We are so excited to be arranging African safaris again for our guests, some of whom postponed at the start of the Covid-19 pandemic, and others who are just ready to get back out there and experience the magic of Africa after a couple of years of being unable to travel. The hoops you have to jump through for international travel are largely a thing of the past, with most countries now no longer requiring PCR or Rapid Antigen Tests on arrival and quaratine requirements being dropped.
Above: One of the elephant families we spend time with in Akagera National Park, Rwanda as part of my Elephant Research and Gorilla Trekking Safari
It's the perfect time to be getting back over to Africa, and not only because it's such a life-changing experience for you, but also because Africa really needs us to help rebuild after the impact of the pandemic on tourism, livelihoods and conservation. Without tourism, you get wildlife poaching. Everyone's got to earn a living, and nowhere was the impact of the loss of income felt more keenly than it was in the rural parts of Africa that for so long had depended on the money, jobs and conservation efforts provided by the tourism industry. Your role as an ethical traveller has never been more important as we help the tourism industry rebuild across Africa, and with it, help rebuild the lives of communities and their wildlife conservation efforts. So not only will you be feeling good, but you'll be feeling good about feeling good!
Recently my elephant research project and linked safari in Rwanda was featured in Forbes magazine by travel writer, Lavanya Sunkara. If you don't believe me, have a read about what she has to say about how your safari can make a difference and what makes this one different to the rest.
"Matson & Ridley Safaris offers a one-of-a-kind citizen science safari in Akagera National Park that directly contributes to the conservation of Africa’s wildlife."
Lavanya Sunkara, Forbes Magazine
Read the full article here - Why this elephant safari in Rwanda is a must-do
It's not too late to join my Elephant Research and Gorilla Trekking safari in Rwanda this year from 5-15 December but you'll need to get in fast as space is limited!
If Botswana is calling you, I still have one room left on my Botswana Highlights safari from 17-24 June 2023. My Best of Botswana safari is now sold out. Botswana is one of the most popular safari destinations in Africa for good reason and it should be on your bucket list if you haven't experienced it for yourself.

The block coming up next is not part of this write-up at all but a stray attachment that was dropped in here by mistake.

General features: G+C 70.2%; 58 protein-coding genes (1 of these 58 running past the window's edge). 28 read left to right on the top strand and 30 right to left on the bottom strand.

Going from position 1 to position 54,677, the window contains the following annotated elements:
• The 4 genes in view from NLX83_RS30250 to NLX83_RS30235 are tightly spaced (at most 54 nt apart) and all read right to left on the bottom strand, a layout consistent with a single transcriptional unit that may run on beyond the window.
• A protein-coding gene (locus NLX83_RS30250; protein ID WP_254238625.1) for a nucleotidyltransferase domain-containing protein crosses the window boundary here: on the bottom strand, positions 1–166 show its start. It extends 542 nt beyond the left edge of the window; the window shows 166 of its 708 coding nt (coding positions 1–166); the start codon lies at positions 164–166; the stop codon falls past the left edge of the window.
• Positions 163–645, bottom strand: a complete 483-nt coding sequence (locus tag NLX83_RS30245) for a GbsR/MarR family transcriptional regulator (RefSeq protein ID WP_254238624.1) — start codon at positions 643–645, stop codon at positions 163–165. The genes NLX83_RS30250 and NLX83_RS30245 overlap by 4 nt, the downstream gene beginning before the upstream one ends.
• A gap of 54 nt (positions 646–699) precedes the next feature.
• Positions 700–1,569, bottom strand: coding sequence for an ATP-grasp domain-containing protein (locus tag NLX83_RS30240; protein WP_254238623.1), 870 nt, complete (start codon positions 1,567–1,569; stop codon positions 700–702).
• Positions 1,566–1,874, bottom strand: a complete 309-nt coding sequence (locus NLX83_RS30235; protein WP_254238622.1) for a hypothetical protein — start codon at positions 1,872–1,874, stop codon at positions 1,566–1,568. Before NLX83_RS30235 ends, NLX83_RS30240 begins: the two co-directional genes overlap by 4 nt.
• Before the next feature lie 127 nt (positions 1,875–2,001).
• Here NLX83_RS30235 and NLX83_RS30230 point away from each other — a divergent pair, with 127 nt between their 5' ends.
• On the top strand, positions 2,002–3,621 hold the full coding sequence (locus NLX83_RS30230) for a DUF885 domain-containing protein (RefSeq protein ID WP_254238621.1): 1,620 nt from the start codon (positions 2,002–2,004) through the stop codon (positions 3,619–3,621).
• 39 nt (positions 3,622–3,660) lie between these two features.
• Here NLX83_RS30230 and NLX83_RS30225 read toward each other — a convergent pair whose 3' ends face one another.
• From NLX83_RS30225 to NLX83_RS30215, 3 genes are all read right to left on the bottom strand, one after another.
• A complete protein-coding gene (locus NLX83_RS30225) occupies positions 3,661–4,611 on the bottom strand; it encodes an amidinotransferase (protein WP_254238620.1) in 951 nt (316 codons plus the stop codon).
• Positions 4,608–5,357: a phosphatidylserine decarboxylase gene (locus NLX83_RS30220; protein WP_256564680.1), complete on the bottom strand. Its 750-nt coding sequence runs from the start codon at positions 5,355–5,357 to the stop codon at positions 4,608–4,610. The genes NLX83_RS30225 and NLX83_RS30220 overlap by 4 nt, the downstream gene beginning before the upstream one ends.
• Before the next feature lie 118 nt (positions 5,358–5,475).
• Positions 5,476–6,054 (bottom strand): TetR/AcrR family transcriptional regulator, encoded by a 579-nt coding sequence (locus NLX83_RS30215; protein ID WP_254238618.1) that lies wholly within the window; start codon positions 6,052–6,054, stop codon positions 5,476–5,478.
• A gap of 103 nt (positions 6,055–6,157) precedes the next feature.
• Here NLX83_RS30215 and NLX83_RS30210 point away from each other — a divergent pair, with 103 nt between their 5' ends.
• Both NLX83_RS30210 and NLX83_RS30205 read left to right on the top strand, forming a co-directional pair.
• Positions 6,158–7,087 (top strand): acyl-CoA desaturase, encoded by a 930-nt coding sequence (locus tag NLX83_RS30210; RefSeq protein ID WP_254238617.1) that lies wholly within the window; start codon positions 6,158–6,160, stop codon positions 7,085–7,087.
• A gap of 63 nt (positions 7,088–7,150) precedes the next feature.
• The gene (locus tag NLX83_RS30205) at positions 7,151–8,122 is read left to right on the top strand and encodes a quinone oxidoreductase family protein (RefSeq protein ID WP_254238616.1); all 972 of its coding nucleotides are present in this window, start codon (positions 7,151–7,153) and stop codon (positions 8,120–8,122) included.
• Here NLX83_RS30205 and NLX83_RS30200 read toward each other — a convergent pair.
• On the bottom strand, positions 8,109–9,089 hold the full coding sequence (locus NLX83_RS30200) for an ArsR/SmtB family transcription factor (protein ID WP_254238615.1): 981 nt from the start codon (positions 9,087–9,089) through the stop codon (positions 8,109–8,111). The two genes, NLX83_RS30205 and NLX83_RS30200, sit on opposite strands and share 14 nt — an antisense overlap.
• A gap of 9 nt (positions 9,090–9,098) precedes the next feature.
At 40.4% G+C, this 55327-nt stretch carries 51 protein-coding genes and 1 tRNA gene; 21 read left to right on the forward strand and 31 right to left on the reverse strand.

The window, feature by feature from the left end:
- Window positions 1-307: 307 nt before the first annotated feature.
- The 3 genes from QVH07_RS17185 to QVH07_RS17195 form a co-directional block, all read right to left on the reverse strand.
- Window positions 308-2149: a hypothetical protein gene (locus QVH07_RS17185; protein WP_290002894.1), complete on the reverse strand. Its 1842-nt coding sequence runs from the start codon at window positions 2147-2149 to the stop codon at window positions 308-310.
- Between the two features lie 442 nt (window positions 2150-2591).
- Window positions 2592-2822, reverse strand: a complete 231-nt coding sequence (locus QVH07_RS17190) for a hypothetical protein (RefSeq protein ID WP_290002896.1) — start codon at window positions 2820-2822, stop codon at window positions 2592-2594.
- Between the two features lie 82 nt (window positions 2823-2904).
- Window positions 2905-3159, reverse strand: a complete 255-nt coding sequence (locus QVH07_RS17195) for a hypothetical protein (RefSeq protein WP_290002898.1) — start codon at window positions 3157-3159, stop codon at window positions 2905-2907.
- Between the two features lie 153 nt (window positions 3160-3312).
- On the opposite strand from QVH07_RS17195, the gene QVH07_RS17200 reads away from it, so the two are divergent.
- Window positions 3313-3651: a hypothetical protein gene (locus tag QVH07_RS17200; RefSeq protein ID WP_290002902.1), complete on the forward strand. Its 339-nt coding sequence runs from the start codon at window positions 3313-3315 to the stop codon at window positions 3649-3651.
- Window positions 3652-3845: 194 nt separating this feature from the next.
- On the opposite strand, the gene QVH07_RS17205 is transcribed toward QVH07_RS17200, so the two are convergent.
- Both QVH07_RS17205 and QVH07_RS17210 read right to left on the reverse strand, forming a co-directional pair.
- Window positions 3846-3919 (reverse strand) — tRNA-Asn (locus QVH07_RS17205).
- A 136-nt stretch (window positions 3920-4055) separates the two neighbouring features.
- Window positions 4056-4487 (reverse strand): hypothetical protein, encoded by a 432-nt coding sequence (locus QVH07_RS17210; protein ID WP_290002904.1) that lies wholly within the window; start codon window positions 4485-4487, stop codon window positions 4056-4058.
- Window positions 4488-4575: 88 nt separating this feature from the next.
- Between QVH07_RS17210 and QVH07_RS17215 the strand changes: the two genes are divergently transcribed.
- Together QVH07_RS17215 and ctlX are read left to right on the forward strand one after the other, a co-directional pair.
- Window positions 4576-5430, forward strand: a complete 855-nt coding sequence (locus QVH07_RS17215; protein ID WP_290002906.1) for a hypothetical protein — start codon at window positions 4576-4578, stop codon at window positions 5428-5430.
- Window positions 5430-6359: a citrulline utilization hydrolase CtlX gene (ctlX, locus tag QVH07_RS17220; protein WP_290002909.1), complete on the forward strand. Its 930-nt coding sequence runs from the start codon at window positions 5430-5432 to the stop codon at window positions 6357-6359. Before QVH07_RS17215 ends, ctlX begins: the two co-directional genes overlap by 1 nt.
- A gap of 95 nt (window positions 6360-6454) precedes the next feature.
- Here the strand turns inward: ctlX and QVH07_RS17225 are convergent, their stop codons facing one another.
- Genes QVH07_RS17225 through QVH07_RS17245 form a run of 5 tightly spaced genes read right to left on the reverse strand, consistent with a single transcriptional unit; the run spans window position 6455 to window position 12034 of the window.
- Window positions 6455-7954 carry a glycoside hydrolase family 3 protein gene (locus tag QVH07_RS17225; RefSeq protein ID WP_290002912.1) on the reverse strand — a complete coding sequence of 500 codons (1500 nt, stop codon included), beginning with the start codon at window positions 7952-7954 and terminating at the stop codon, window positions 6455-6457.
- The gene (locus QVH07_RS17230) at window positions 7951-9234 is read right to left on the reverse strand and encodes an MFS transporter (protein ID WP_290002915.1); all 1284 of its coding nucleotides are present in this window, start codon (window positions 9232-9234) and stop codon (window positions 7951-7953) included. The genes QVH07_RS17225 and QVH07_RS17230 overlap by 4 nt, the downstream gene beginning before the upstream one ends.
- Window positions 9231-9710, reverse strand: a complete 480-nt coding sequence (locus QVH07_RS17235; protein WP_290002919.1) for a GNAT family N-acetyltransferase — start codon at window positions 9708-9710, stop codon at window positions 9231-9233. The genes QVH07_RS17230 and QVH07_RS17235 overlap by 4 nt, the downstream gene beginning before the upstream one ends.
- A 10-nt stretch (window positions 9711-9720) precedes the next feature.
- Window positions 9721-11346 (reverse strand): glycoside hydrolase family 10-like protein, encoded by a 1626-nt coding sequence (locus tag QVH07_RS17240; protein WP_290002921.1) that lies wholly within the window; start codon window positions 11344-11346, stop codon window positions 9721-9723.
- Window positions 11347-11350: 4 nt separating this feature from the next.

I also have one room left on my Green Season Serengeti Safari from 23-30 May 2023 and this is at a sensational price given the high quality of the safari camps we are staying at and the wildlife experience you can expect all year round in this part of Tanzania. Contact me for the itinerary.
If the pandemic taught us anything it's that life is short and we must all seize the moment! One thing I know about Africa is that every minute over there is a minute to be savoured. Every sunset is something unforgetable. Every time you hear the lions and hyenas as you drift off to sleep under canvas is a sound that will stay with you forever. Africa is pure magic. If you haven't been on safari, or if you haven't been back for too long, let's make that dream journey happen together.
It is so wonderful to be able to put the pandemic behind us and to see that people are again booking safaris in Africa. Africa is ready and waiting for you, so what are you waiting for?
I have 2 places available for my Rwanda safari from 5-15 December this year (2022). All of our safaris make a difference in conservation and local communities, but this one really goes the extra mile! You will be helping me and the local guides in Akagera National Park to collect vital data on the elephant population and get to know the elephant families in the park. Of course we'll also be on the look out for all the usual suspects on safari, from lions and leopards to giraffes and rhinos, all of which are thriving in Akagera since African Parks joined the Rwandan Development Board in a unique conservation parntership that manages the park. Tourism is essential to help fund park management activities and that's where most of your funds go on this safari, but it also pays for the elephant research on this trip. Then it's off to trek with the mountain gorillas, an experience that many dream of but never get around to doing. Those who've done it with me describe it as up there with the ultimate wildlife experiences in their lives. Going with one of my small groups is the perfect way to do it if you love animals as much as I do and life's too short to have bucket lists you never fill!
Read more here about our Rwandan safaris
I also have 2 places available on my Serengeti Green Season safari in Tanzania from 23-30 May 2023. This safari is a REALLY good price and includes two extraordinary safari camps in central and eastern Serengeti. The focus of this safari is looking for cheetahs and other big cats at the newly refurbished Namiri Plains Camp and spending time among the wildlife and awesome team who run Dunia Camp, Tanzania's only all-female run safari camp. It's a total nature immersion in perhaps Africa's most iconic wildlife park. Both areas are renowned for wildlife in vast open grasslands. Serengeti is great for wildilfe all year round, but going in green season we have the chance to see the occasional big African thunderstorm sunset (nature in all its glory!), lots of baby animals on the plains after the baby boom of the first few months of the year during the rains, and the park with verdant green grass! This one remaining room has only recently become available and it won't last so get in touch if you've always dreamed of going to the Serengeti!
Read more about our East African safaris here
Please get in touch if you're interested in taking these few limited places on my safaris for next year.
We also have some options for you if you're keen to go to Botswana or Namibia with me in 2023, so please get in touch to register your interest now!